Tuesday, September 20, 2011

Such Language, and In Front of the Dolls

Knitty's Deep Fall 2011 issue is out today, which brings with it the second (and blessedly final) installment of the Weldon's Practical Knitter baby doll ensemble, the first part of which appeared in the previous issue.

A prominent feature is the looped edging that gives the otherwise simple bonnet a bit of kaboom.


was on a loopity-loop kick at the time. In the twenty-sixth series of Practical Knitter (from whence come the doll clothes) the technique is featured repeatedly. Good thing, too. The pattern I was working from omits the key maneuver that prevents the whole thing falling to pieces when you shake it. A comparison with a pattern for a woman's coat–on the very next page–showed me where the error lay.

Once I had the knack, looped knitting wasn't difficult, though I wouldn't want to edge an entire coat with the stuff. It's certainly eye-catching. Tom was transfixed when he saw it.

"What the heck is that?"

"Another piece for Knitty."

"One of the antique ones?"


He pondered the narrow, furry strip trailing off the needles.

Looped Edging.

Tom doesn't knit, but at this point he's heard (ad nauseam) about Fair Isle knitting, Faroese knitting, Estonian knitting, Latvian knitting, Portuguese knitting...

"What do you call it?" he said. "Because it looks like Brazilian knitting."

Nota bene: If you don't get it, darling, I'm afraid I am not going to explain it to you.

Wednesday, September 14, 2011

Sleepish in Seattle

It’s stuffy in here. My eyes are shut, but the glare of cheap fluorescent lights is barely tempered. The air smells of exasperation, perspiration and panic. Every few minutes, a woman with a voice like a Valkyrie hoots directions sternly into my ear. I’m either in seventh grade, taking a math test; or I’m at the airport.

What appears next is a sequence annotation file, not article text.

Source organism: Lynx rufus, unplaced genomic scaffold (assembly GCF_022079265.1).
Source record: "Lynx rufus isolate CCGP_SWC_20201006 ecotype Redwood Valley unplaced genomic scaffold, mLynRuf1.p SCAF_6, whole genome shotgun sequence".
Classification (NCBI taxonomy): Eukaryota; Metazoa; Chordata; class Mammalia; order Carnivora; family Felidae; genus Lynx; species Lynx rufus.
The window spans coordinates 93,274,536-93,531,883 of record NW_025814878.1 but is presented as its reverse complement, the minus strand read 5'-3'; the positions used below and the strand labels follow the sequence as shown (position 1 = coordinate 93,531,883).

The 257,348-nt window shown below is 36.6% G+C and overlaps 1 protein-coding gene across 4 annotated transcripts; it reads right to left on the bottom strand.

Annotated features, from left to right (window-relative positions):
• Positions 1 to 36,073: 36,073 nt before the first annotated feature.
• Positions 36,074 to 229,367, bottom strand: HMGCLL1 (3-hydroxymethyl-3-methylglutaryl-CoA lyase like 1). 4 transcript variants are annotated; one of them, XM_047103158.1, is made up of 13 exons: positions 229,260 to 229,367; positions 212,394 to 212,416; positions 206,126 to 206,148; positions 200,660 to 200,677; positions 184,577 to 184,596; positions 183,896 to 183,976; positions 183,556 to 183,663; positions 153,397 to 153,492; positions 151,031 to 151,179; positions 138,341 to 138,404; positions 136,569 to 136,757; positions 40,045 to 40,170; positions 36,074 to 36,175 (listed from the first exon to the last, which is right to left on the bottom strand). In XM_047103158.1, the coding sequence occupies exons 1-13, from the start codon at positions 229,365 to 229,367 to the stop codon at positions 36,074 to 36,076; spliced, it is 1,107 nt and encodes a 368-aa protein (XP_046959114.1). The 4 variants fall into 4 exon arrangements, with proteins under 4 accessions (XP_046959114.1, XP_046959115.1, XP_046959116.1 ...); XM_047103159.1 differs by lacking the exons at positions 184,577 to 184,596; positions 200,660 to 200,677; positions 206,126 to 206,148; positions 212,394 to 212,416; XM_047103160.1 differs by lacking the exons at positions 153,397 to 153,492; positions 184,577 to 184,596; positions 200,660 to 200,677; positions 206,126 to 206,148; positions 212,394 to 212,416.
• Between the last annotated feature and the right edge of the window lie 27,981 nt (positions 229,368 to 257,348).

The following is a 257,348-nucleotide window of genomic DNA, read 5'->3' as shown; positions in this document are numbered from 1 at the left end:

Eyes open. Airport.

Which is worse. Airport? Algebra? Not sure.

But it's worth it. I’ve had a week and then some of intense knitting out here in Seattle; including a talk to the Seattle Knitters Guild,* and classes at two shops I love: Fiber Gallery and Weaving Works.** For that, I will bear a security officer (whose career consists largely of looking at nude X-rays of strangers) telling me that traveling in a kilt is A Little Weird and Asking for Trouble.

The first four days were spent in the company of these fellows:

Men's Fall Knitting Retreat, 2011

Those are the faces of the Men’s Fall Knitting Retreat 2011, which I look forward to the way I used to look forward to the arrival of the Sears-Roebuck holiday catalogue. So many shiny new toys to look at,*** and always something interesting to see in the underwear section.

This year, Show and Tell Night was combined with a parade of non-bifurcated men’s garments–also known as kilts and sarongs.

Kilt & Sarong Night, Men's Fall Knitting Retreat 2011

Then we had a tickle fight. No, not really. But feel free to imagine that we did.

* I presented a new talk, and they laughed at the jokes. I am so very grateful.

** I bought books at both. I almost bought a loom at the latter, because I don't spend enough of my life playing with fiber already.

***I was particularly taken, not for the first time, by a demonstration of the Pocket Wheel; and left Skacel Collection headquarters with a dreamy hank of something that will become a new design this winter.

Edited to add: By popular demand, a larger version of the kilt photo is available here.